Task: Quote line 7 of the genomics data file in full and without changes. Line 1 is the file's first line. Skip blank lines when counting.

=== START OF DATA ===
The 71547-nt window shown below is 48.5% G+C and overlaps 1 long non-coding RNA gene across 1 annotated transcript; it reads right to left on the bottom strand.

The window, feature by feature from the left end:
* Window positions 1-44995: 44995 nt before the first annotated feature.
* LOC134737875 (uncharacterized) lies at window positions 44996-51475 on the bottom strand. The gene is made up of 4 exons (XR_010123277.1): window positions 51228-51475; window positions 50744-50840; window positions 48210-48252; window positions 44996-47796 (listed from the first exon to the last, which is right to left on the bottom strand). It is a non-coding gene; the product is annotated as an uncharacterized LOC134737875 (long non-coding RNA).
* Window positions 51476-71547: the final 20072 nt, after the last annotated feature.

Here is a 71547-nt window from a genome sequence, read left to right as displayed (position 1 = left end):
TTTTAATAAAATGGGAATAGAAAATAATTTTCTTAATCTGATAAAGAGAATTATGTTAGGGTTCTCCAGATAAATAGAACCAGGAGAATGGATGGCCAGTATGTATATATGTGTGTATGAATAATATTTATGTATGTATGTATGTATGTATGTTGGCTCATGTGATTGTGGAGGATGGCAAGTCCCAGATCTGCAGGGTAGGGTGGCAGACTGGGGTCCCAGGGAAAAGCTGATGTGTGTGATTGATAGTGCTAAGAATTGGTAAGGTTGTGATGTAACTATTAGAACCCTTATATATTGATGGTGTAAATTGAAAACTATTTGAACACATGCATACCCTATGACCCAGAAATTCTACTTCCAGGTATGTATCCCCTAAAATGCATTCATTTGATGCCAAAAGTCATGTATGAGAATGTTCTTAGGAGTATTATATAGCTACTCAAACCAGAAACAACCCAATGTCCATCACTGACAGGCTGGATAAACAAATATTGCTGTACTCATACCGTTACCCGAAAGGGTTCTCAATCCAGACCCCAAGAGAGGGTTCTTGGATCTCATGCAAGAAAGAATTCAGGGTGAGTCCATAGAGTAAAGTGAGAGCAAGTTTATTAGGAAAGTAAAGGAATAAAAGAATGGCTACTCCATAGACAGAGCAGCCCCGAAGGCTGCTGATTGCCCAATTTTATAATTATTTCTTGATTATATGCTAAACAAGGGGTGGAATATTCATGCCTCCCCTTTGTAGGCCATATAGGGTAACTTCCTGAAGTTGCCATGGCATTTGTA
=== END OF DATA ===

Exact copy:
TTTTAATAAAATGGGAATAGAAAATAATTTTCTTAATCTGATAAAGAGAATTATGTTAGGGTTCTCCAGATAAATAGAACCAGGAGAATGGATGGCCAGTATGTATATATGTGTGTATGAATAATATTTATGTATGTATGTATGTATGTATGTTGGCTCATGTGATTGTGGAGGATGGCAAGTCCCAGATCTGCAGGGTAGGGTGGCAGACTGGGGTCCCAGGGAAAAGCTGATGTGTGTGATTGATAGTGCTAAGAATTGGTAAGGTTGTGATGTAACTATTAGAACCCTTATATATTGATGGTGTAAATTGAAAACTATTTGAACACATGCATACCCTATGACCCAGAAATTCTACTTCCAGGTATGTATCCCCTAAAATGCATTCATTTGATGCCAAAAGTCATGTATGAGAATGTTCTTAGGAGTATTATATAGCTACTCAAACCAGAAACAACCCAATGTCCATCACTGACAGGCTGGATAAACAAATATTGCTGTACTCATACCGTTACCCGAAAGGGTTCTCAATCCAGACCCCAAGAGAGGGTTCTTGGATCTCATGCAAGAAAGAATTCAGGGTGAGTCCATAGAGTAAAGTGAGAGCAAGTTTATTAGGAAAGTAAAGGAATAAAAGAATGGCTACTCCATAGACAGAGCAGCCCCGAAGGCTGCTGATTGCCCAATTTTATAATTATTTCTTGATTATATGCTAAACAAGGGGTGGAATATTCATGCCTCCCCTTTGTAGGCCATATAGGGTAACTTCCTGAAGTTGCCATGGCATTTGTA